3. From User Ipigott: "I know that in Norway, Wikipedia has benefited enormously from collaboration between the local cultural institutions (libraries, museums and archives) and schools where children are given incentives about making contributions related to their own area or their own interests. You suggest involving universities. Why not start with the schools? Maybe a programme could be developed to add one country a month with the help of WikiProjects and the cultural institutions? I think it would be worthwhile sounding out. It would also help students to improve their command of English although they should also be encouraged to write in their own languages too."

WIKIPROJECTS:

  1. I, Rosie, am the founder of WikiProject Women writers. Our members have created hundreds of new articles about women writers and their works since project inception, August 2014. The founders of WikiProject Women scientists, WikiProject Women artists, and WikiProject Women's History are awesome women Wikipedians who have spearheaded drives to increase the number of articles within their projects' scopes. What can we do to promote women-centered WikiProjects?
  1. Should we create more WikiProjects centered on women's occupations in order to promote more work on women's articles? Would more women "readers" become "editors" if they knew of a WikiProject that matches their interests?
  2. WikiProject X is conducting research on what factors contribute to a successful WikiProject. Would WikiProject X be able to give us guidance on how to motivate editors to create more women's biographies beyond the areas already mentioned in this presentation?

WIKICHAPTERS:

  1. Wikimedia Sweden has developed a long-term editathon schedule related to creating/expanding women's biography articles. Other chapters are doing similar things. I am keen on Chapters and feel they are instrumental to organizing local editathons (and other events), which would support the scope of this talk.
  2. You don't need an incorporated chapter to run women-centered editathons. There are clusters all around us which do this on a regular basis. I'm familiar with the "Los Angeles" group, but surely there are others.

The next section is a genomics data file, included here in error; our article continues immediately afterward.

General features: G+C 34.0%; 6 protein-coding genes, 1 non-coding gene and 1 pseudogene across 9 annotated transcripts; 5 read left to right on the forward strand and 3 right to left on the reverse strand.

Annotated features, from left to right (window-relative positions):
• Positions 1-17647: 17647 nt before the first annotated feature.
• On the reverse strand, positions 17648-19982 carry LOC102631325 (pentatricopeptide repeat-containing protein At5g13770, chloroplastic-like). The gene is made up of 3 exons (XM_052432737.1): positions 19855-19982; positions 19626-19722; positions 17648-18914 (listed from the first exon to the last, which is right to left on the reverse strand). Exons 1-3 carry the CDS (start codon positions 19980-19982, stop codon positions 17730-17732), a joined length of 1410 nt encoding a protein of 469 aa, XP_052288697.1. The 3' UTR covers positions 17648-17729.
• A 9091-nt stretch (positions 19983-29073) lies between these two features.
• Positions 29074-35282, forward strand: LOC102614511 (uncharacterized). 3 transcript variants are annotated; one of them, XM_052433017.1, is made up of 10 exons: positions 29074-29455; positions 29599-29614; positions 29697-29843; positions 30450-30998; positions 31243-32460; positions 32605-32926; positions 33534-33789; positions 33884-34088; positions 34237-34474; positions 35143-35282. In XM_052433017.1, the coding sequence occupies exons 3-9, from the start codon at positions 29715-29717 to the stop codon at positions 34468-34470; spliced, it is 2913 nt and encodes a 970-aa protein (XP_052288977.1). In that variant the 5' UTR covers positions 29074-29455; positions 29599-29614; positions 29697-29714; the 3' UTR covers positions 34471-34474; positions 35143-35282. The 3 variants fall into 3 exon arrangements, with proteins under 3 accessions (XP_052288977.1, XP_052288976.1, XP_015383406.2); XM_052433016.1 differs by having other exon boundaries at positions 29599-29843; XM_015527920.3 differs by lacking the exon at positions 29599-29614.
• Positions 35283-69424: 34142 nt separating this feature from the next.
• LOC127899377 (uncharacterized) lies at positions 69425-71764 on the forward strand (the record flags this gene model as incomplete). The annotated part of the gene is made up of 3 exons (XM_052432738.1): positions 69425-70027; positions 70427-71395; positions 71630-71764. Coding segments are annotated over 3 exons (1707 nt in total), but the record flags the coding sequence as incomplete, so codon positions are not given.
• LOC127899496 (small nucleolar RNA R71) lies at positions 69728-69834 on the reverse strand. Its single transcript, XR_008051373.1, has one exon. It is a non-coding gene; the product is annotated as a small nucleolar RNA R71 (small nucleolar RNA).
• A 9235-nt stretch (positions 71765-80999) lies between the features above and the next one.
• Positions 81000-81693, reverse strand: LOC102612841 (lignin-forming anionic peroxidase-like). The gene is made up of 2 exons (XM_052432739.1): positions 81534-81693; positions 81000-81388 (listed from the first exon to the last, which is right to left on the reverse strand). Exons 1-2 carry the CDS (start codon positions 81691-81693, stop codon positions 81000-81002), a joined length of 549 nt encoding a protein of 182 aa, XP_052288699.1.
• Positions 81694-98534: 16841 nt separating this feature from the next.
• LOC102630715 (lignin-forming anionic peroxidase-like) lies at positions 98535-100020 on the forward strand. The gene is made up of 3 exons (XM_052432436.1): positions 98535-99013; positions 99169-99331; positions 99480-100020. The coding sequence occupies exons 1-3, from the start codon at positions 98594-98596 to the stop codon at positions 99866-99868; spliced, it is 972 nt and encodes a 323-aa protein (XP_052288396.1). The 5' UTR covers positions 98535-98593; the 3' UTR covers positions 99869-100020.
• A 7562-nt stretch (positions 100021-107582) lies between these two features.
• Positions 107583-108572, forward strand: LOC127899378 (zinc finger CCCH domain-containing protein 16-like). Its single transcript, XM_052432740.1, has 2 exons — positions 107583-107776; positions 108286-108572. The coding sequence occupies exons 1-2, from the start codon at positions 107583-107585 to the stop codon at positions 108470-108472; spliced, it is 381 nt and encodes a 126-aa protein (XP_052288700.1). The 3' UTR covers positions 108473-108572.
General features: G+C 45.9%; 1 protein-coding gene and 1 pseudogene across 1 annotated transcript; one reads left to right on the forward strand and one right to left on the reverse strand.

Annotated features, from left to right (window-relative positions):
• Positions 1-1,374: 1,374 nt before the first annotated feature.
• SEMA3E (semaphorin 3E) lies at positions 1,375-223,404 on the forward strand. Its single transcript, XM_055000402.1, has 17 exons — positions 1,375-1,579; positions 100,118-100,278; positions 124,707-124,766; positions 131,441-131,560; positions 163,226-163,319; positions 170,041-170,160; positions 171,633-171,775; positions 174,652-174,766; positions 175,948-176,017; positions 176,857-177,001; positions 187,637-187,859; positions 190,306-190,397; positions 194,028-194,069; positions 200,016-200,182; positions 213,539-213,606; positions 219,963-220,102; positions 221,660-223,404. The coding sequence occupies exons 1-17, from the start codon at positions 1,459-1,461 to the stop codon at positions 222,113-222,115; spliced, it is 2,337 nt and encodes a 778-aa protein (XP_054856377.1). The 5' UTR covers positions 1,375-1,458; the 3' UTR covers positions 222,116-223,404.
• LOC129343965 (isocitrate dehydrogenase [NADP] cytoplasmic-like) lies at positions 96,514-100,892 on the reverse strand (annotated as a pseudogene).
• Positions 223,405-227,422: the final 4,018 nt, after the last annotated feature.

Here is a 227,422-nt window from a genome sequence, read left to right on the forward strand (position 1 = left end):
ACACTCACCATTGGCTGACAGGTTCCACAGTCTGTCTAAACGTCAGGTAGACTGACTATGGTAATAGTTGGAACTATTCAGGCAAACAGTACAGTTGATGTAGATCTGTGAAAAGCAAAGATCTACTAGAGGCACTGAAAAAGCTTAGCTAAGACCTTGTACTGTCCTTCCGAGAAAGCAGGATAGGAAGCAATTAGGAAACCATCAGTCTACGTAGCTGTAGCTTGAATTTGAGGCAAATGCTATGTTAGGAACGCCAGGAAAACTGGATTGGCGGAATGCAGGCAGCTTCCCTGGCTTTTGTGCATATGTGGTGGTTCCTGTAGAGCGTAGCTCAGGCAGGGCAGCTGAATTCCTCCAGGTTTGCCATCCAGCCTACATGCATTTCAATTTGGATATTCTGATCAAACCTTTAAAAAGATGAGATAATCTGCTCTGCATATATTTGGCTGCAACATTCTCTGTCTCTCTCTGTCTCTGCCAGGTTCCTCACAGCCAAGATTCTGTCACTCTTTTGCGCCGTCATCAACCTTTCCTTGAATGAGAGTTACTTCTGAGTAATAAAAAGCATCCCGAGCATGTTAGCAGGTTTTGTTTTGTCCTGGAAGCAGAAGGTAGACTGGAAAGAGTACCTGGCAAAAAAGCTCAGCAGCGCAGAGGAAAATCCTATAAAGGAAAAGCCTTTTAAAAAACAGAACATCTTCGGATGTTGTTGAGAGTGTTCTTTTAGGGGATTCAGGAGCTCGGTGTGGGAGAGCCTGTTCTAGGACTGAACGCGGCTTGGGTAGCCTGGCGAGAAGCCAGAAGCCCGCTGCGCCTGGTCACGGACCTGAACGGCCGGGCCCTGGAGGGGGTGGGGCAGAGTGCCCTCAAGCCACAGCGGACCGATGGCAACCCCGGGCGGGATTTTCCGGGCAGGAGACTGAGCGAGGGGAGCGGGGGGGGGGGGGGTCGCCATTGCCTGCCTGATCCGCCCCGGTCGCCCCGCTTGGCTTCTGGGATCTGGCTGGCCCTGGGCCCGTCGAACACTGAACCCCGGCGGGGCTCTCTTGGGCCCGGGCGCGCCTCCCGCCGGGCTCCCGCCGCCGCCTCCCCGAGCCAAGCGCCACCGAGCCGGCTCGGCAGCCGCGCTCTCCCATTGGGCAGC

CHALLENGES:

  1. The XX Hackathon challenge Can you identify what the gender balance is in Wikipedia irrespective of language? Have we made any difference over the last few years. How many articles would we need to create or improve to make a difference? Can we use your tool to measure it? Is it easy to use if you don't speak English? Are you available to be in Mexico to receive out thanks?
  2. How does the press effect creation or improvement of articles about women? If gender and Wikipedia are discussed in the press:
  3. Does "negative press", such as the Gamergate controversy, have a negative affect on the creation and/or improvement of women's biographies?
  4. Does "positive press", such as this interview, have a positive affect on the creation and/or improvement of women's biographies?
  5. (There will be several)

MORE QUESTIONS:

We're contacting other editors in this area. We're asking them:

  1. Is there a way that we can improve our productivity in creating articles about women?
  2. Should we try to edit articles about more non-English speaking and/or non-Anglo women?
  3. Are new articles enough? Should we just make sure articles are well linked and well cited?
  4. Is there data on the success (failure) of overcoming systemic bias in Wikipedia?
  5. Do women-themed editathons/wikiprojects help?
  6. We have some ideas for other projects that may assist us with this work. What do you think?
  7. Can we sustain the enthusiasm for ArtAndFeminism events throughout the year? Can we expand on the ArtAndFeminism brand, for example, "PenAndFeminism" (women writers), "ScienceAndFeminism", "SportsAndFeminism", "PoliticsAndFeminism", and so on?
  8. Could chapters be the key to incentivizing editors to work on women's biographies? What would a best practice look like?
  9. In addition to Chapters, which focus groups around the world are hosting women-themed events? What are they doing? How successful is it?
  10. Many editathons are held at GLAM or university locations. Can we push the boundaries of "where" and "when" in order to increase participation and article creation?
  11. How can we get journalists to regularly cover women-themed edit-a-thons?
  12. Some editathons offer "swag", stickers, t-shirts, and the like. Has anyone offered Amazon gift cards?
Track